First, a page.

In fifth and sixth grade, my whole class would spend a few days in Williams Bay. Our focus was outdoor education. I loved tromping around the woods and splashing in the lake… it was a pretty great alternative to sitting in a classroom! One thing we learned was orienteering.
(image: OeilDeNuit http://www.freeimages.com/photo/1253374)
Mr Swanson would hand us all a compass and instructions: 20 paces north, 5 paces west, 1 south, 2 west, 1 north… sometimes we’d have to scoot around a tree, and you’d better hope you were measuring your paces correctly or you’d get stuck on the wrong side of an obstacle.
I was never terribly good at those exact measurements, so I’d be the one who did a funny little circle out in the middle of an open field and then got trapped by the hundred year old oak in the middle of a straight west stretch.
Our outdoor ed adventures progressed so that by the time I was a sophomore, our class was split into small groups and sent off to backpack in the Porcupine Mountains. This time we had a map. I do better matching my surroundings with the squiggles on the paper than I do counting my paces. Still… in the middle of the woods, removed from the oriented sound of the great lake, it’s easy to get twisted around and begin following what once looked to be a well-groomed path and soon fades into the underbrush.
There was one day that our guide sent us off with a staggered start, so that we would be finding our way to the next campsite alone. I was pretty freaked out. It was supposed to be a fairly safe exercise in self-sufficiency. It was controlled independence. If something were to happen, twisted ankle or whatnot, another student or the guide would be coming down the path in fifteen minutes or so. Just a short time to wait for help to arrive. That is, if you managed to have stayed on the path.
We were also given instructions on what to do if we ever did get far off the path. Our guide told us, “If you get really lost, stop right away, and sit down. Don’t keep walking. You might pass right by someone looking for you, or simply end up getting more and more lost.”
It’s pretty common to hear people using the metaphor of a path when speaking of their spiritual journey, and also for people to talk about being lost when they’ve stepped away from religious community or morality. Whether it’s being lost in the woods, or lost in a more poetic sense, I associate being lost with feeling alone, disconnected, afraid, unable to trust myself, and uncertain of what to do next.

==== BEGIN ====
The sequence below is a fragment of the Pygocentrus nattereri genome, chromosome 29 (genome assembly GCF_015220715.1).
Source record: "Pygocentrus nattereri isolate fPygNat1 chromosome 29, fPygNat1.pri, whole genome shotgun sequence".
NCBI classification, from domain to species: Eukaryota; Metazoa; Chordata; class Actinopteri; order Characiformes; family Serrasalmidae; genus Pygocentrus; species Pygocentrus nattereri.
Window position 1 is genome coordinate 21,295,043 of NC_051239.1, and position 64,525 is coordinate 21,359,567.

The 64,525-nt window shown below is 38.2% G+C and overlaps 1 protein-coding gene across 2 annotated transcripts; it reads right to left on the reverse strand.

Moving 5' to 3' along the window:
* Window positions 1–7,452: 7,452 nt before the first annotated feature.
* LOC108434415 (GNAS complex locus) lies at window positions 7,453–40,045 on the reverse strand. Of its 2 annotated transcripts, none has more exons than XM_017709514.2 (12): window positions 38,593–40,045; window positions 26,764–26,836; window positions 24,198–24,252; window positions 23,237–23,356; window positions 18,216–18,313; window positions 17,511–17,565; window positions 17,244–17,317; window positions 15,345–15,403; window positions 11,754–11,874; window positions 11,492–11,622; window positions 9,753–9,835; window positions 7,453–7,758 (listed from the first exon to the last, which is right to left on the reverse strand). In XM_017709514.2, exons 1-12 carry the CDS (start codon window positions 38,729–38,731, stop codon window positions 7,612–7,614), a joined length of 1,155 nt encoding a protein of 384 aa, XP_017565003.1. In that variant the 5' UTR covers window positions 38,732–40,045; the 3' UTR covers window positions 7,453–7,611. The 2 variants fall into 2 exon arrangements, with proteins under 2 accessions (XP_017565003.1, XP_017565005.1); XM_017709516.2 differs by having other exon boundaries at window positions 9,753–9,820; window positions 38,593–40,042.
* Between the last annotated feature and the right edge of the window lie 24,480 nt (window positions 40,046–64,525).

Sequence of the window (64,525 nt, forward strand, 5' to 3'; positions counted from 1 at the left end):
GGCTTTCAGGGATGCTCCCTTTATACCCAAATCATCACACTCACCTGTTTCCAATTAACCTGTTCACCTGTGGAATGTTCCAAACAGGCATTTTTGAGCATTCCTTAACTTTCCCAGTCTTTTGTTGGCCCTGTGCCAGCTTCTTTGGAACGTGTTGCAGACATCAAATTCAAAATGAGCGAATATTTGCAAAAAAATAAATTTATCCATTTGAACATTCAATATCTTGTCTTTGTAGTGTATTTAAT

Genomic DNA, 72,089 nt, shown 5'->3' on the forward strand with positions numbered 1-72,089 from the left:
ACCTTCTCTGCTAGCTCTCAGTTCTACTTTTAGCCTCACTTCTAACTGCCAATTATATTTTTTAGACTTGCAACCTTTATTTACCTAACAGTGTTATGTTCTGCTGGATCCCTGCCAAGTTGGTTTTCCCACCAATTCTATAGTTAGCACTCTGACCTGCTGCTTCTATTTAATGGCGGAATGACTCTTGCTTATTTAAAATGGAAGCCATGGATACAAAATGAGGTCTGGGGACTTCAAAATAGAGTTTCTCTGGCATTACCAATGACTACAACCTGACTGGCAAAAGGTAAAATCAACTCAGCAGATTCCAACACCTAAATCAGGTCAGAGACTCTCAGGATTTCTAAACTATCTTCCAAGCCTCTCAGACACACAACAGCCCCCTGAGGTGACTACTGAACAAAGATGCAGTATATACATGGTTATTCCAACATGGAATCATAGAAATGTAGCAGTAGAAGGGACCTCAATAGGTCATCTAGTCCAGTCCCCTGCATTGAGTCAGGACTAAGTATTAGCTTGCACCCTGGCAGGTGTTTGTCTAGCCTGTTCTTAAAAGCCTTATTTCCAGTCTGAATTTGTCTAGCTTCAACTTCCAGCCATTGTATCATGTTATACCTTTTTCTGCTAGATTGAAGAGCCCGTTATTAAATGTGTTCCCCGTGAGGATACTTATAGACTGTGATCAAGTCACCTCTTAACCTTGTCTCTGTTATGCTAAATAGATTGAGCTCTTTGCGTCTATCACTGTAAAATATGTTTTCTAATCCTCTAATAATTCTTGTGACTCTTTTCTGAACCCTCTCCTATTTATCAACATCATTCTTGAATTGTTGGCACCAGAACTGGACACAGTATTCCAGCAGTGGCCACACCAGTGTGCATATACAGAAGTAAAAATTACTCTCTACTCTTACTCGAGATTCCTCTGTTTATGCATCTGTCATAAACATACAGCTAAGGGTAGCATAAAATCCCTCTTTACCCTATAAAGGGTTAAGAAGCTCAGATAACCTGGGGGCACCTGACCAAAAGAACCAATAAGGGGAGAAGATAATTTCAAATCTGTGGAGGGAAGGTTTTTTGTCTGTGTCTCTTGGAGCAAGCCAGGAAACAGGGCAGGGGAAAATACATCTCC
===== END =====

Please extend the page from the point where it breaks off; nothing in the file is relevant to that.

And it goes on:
We pick up the Gospel of John to hear that Jesus is sitting at the table with his disciples. He’s trying to prepare them for what is about to come: his arrest and crucifixion. Although he’s warned them earlier that he will die, they’ve never really understood. Jesus knows they’re about to enter a time in which it will be easy to become lost. Nothing will look familiar, and they won’t know the way in which to go. Today we hear a piece of Jesus’ final teaching as he tries to build up the disciples’ faith and confidence so they will have some foundation of strength during the difficult time they are about to enter.
As I hiked through the woods, I didn’t get lost. But I can easily imagine myself getting lost, and, just like in a movie scene, huddling up next to a tree, missing home, imaging wolves and bears coming to attack me, and then suddenly, hearing a voice of someone calling my name, looking for me, then when they finally break through the woods jumping up and running into their arms, overjoyed that I am no longer alone.
Jesus speaks of his death and ascension as leaving the disciples for a short time, but not abandoning them. He leaves so that he can blaze the trail ahead of them. Jesus declares, “And if I go and prepare a place for you, I will come again and will take you to myself, so that where I am, there you may be also” (14:3).